It is worth it to mention the constant pressures we face as mums from others. This could be your parents or in-laws, who have been doing it differently “in their time,” or random people in shops or restaurants, who give you judging looks or even comments when your baby cries and shouts. I believe each of us has a story to tell, or could even publish a book full of random, irrelevant advice they received from stranger. On the other hand, I often meet really friendly, understanding people, too: some offer physical help to carry something or to lift the stroller up steps, open or hold doors we are entering, say something or just smile supportingly in a tough parenting moment. We often don’t meet someone’s expectations, but we also learn in the end to ignore it and to focus on what really matters.
From one couple to one family
Having a child definitely brings up new challenges in the relationship with your partner. Poor sleep, lack of time, and lots of new routine issues do not help either. If you are like us, alone in a foreign country, you know what I mean by not being able to have a proper date with your husband for a decent amount of time. However, I feel that both should feel responsible for the change that has happened and should try to work together as one family – one body, supporting each other and keeping the flame alive. It’s hard, but most of the time it’s doable.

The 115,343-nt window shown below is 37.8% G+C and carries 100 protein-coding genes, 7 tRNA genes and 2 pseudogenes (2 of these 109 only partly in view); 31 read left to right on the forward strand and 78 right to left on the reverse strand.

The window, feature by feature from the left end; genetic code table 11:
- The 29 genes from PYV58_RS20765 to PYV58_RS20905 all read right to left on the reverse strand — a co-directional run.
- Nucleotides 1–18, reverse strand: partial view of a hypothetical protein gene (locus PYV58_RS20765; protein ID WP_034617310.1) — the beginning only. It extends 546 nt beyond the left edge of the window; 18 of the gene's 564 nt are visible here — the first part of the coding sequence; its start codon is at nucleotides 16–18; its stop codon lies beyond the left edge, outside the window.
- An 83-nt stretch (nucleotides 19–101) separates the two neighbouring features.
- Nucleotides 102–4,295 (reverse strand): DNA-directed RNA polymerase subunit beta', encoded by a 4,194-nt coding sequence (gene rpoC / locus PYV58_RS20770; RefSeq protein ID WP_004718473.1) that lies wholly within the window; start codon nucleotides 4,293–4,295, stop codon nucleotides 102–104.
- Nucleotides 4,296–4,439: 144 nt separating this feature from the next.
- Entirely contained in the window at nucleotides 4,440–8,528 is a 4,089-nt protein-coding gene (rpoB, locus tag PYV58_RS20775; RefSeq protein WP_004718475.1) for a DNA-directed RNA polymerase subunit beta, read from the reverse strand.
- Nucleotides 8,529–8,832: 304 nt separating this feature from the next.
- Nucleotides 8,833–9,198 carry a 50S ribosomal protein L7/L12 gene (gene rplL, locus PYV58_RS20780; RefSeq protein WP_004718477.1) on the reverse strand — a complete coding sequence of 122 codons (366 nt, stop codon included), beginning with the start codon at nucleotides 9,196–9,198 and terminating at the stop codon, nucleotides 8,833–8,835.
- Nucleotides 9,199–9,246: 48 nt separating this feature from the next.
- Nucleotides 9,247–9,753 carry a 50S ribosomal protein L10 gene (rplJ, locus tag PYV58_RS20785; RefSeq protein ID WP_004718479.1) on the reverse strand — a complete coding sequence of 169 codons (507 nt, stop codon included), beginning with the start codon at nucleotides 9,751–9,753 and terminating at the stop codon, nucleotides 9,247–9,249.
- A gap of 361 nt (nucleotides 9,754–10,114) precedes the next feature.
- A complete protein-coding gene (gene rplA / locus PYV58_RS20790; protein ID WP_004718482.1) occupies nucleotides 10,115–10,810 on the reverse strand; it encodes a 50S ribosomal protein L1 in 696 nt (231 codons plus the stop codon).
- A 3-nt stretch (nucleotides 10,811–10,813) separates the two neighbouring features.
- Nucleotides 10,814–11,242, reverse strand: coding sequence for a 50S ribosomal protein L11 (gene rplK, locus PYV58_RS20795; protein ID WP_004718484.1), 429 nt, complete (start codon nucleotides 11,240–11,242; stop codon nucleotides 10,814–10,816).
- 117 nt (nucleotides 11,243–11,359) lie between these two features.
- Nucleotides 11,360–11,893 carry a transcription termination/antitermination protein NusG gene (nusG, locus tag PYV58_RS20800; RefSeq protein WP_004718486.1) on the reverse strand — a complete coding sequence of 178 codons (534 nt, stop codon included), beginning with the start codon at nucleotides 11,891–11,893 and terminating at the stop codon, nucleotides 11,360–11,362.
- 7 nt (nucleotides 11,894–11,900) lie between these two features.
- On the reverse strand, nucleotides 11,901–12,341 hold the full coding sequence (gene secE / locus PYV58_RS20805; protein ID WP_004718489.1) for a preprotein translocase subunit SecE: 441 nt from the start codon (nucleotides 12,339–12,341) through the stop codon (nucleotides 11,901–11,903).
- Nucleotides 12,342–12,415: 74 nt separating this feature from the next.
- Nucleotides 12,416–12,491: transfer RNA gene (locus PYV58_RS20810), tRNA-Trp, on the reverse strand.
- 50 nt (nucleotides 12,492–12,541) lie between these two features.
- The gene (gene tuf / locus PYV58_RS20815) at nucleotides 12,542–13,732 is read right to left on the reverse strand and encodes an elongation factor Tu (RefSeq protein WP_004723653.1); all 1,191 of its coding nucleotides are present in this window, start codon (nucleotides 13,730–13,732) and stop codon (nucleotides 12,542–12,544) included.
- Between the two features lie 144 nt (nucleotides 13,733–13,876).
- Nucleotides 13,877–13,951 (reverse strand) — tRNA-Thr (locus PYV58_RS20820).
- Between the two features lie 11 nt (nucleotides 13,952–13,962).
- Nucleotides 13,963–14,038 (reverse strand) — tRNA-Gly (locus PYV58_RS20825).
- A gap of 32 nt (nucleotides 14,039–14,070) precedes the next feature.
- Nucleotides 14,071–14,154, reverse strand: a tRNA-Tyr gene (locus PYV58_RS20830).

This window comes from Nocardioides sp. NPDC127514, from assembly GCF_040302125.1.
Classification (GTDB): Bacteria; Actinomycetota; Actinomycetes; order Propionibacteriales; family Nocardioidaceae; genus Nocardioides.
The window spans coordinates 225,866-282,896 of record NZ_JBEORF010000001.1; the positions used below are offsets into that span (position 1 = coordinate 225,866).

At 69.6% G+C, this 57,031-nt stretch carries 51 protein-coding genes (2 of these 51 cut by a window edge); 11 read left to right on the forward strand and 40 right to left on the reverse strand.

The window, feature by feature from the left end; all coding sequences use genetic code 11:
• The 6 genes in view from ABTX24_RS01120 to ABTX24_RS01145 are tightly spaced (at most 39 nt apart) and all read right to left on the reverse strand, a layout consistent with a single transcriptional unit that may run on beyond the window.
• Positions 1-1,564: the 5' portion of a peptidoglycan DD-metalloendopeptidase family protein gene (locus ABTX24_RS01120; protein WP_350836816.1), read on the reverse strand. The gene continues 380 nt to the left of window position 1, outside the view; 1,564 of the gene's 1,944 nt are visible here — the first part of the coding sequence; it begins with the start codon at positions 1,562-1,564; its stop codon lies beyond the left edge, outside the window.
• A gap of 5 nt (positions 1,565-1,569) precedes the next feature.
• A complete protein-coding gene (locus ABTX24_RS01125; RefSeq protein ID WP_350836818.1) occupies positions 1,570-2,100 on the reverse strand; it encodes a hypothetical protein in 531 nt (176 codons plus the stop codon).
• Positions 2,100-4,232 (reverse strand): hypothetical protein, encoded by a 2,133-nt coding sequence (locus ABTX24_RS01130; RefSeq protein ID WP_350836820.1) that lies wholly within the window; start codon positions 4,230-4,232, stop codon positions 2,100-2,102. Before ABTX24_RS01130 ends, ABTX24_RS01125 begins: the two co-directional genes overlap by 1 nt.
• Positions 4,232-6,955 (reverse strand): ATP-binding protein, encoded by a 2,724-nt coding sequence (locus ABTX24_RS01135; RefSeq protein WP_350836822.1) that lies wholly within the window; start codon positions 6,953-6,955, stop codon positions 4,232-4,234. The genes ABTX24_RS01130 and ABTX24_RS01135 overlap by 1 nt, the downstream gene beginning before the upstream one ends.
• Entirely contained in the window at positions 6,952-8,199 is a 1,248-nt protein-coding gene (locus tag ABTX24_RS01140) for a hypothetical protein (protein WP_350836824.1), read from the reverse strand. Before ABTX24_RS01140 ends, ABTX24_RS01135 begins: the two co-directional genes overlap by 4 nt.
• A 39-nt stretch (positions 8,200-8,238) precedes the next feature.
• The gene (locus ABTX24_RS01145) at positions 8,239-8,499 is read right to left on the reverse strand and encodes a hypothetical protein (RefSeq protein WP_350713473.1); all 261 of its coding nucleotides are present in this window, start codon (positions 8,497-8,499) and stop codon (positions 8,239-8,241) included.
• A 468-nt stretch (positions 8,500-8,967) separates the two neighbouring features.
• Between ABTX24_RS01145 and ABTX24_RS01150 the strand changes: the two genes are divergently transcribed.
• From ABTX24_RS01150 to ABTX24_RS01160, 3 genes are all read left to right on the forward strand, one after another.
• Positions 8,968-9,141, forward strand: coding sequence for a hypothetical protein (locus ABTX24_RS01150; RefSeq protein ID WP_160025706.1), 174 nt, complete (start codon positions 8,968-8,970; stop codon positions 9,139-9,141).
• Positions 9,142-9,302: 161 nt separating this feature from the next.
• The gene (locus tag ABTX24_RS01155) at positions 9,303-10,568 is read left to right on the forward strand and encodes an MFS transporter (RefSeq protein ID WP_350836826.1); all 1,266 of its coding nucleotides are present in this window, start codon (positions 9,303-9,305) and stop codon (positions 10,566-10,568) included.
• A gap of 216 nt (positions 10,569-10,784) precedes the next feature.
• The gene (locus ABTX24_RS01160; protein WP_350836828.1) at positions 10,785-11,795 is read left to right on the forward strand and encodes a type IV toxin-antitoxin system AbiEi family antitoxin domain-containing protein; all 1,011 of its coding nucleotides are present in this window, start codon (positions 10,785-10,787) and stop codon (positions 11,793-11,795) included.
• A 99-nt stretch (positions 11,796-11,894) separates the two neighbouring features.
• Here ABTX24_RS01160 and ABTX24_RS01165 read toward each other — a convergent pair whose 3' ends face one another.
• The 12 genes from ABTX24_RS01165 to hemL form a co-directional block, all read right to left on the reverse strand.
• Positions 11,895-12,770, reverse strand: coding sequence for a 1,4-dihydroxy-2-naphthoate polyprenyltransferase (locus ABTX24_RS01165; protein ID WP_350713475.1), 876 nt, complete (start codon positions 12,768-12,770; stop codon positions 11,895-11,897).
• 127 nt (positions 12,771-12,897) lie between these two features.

Self-care and ME time
I think this is the one of the most difficult parts, especially during the first few months. This is not about lacking time to put on makeup, but more about getting some time to be by yourself, doing your hobby, reading a book, with your world. I am still failing at this, since my baby boy needs attention during the day and my husband obviously wants me being present for him after work. There is also huge amount of housework constantly needing to be done, and believe it or not, some sleep is required. I find it’s a mastery of perfectly managing your time and energy, and I am still in the process of learning this.
Will my career stop here?